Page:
I was fortunate because it taught me the value of proactively pursuing the voice of my customer. I salvaged this relationship, and they became the highest revenue-generating customer within our organization. I implemented a quarterly business review (how simple is that?). We adopted the attitude that it's not about selling products, it's about being a business partner determined to create mutually profitable solutions. I listened to what they wanted, sorted out the problems, latticed their teams with mine and created an opportunity for programmatic communication.

Lesson learned, quarterly Customer 360's are the foundation to any company's future success. Not surveys, I mean actual 360's, results oriented, programmatic, actionable strategies that engage customers and create loyalty.

A good business consultant will educate the organization on the financial windfall of retaining customers. A great consultant delivers a programmatic methodology to create a sustainable profit and productivity machine. This machine comes from systemically building a customer-centric culture. Right now, 1,440 visionary leaders are reenergizing, reinventing and reorienting their organizations to compete. They are deep into customer culture and will reap the rewards of the incredible ROI it produces.

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Steve Sorensen has spent more than 30 years helping companies achieve a competitive advantage by improving their sales strategy. Steve's experience includes Vice-President of a Fortune 500 company, Manager of Corporate Accounts for a Fortune 500 company and Western States/Western Canada Regional Sales Manager. As president of Enlighten-360, LLC, Steve uses his wealth of experience to help companies achieve increased revenue and velocity of growth through improved sales strategies. He can be reached at 720.343.0033 or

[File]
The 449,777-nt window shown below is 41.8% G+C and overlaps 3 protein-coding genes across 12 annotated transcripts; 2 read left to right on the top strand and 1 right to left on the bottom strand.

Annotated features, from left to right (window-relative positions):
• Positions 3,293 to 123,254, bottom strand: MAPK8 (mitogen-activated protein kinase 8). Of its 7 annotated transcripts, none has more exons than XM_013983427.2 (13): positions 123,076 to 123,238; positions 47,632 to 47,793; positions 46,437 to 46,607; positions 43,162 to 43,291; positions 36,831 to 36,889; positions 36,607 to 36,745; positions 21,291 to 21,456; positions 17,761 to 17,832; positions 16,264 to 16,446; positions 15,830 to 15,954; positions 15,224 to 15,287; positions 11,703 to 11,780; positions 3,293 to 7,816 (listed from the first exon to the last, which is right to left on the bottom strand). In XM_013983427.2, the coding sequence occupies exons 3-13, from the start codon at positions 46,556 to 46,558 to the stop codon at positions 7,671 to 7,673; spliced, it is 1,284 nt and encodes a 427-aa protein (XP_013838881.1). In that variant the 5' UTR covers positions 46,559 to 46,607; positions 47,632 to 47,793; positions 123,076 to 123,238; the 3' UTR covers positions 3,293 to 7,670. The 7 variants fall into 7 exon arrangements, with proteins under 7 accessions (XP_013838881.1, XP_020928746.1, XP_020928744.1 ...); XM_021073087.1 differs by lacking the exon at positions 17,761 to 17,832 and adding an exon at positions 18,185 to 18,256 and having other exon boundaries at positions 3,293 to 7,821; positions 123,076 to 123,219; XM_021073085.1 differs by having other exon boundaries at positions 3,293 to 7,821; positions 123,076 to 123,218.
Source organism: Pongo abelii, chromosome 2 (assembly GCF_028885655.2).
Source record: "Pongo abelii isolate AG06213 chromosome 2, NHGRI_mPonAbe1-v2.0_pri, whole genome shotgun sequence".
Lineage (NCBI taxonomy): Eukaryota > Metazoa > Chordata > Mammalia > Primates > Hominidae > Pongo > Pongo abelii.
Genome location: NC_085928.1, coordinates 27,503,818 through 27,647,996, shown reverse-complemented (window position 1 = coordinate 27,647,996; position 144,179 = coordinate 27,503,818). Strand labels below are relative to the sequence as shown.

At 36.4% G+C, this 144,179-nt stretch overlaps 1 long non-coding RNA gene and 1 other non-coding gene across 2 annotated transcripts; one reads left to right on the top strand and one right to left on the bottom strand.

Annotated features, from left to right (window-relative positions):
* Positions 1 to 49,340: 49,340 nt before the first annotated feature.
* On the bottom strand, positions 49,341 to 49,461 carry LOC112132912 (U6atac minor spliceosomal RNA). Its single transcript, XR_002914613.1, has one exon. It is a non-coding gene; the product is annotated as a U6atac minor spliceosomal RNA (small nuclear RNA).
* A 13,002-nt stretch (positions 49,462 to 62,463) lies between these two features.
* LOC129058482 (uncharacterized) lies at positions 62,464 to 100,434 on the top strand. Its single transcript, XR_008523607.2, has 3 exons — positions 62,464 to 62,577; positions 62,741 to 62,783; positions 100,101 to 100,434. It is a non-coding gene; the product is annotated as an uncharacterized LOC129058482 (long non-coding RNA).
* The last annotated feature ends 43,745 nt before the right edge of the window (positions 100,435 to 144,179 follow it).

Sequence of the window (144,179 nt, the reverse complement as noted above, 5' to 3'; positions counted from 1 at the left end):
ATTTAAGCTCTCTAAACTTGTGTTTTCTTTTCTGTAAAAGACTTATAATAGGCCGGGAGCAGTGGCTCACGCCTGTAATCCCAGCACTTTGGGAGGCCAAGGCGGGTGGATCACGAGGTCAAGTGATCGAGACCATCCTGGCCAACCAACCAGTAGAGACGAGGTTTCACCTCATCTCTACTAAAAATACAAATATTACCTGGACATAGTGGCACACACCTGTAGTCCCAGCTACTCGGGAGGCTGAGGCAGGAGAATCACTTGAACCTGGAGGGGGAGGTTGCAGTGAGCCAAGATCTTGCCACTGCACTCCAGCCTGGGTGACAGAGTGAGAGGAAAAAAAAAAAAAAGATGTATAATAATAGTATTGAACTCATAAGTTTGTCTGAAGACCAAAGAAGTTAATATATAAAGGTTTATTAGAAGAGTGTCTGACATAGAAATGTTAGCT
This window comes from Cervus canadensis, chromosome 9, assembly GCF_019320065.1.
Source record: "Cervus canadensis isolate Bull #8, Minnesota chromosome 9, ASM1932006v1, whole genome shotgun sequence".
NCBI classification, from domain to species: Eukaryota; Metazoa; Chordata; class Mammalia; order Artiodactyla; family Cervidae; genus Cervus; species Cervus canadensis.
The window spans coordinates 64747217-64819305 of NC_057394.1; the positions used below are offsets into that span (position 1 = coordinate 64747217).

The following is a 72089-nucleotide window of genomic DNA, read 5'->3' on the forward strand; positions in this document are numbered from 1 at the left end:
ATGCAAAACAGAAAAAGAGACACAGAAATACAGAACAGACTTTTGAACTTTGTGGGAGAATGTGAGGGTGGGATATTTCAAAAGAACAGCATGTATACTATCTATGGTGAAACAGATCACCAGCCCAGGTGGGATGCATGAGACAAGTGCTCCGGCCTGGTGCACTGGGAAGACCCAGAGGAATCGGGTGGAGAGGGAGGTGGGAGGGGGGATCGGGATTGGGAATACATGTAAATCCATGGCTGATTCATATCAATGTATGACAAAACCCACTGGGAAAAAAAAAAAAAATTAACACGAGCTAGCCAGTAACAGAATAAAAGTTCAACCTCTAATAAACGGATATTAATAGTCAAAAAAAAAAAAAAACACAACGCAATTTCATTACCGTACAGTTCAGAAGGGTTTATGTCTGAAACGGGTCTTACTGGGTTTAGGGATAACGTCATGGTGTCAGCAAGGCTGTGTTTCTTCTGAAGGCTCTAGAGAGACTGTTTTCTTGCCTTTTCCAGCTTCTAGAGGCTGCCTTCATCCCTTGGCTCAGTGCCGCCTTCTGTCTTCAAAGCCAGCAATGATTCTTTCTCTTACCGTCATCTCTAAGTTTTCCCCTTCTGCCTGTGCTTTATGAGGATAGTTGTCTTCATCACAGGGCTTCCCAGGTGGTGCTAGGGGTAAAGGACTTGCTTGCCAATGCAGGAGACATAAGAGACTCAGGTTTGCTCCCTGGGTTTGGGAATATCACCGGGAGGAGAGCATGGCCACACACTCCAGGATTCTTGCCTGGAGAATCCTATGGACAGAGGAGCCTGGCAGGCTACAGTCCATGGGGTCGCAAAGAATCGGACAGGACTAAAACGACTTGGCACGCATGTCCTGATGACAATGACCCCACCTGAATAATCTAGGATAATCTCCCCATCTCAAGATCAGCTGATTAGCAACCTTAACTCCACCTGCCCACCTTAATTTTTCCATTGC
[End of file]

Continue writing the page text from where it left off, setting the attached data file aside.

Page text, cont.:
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Readers Respond

An article well written and so appropriate for today’s Business Climate. As we know in the Automotive Business it is the Relationship we have with the Customer base that drives our Sales. If we don't listen to our Customer's through many channels that we have, we would not be in Business. The hardest thing in Relationship Selling is teaching the process. Having every employee from the lowest to the highest in the organization understand the process in building relationships. This article drives that process home even more! Great article. Thanks! By Bob Silcox on 2011 10 05
Wow. How to make money by manipulating consumers. This was an uplifting article and will no doubt help lead the world to a more just and equitable future. I used to think that customer service was an end - not a means. Imagine, some fools will still produce quality products, promote community, and plan on making a reasonable amount of money, forgetting that they're mere steps from having a profit machine. By David Ess(EveryoneHasABoss) on 2011 10 05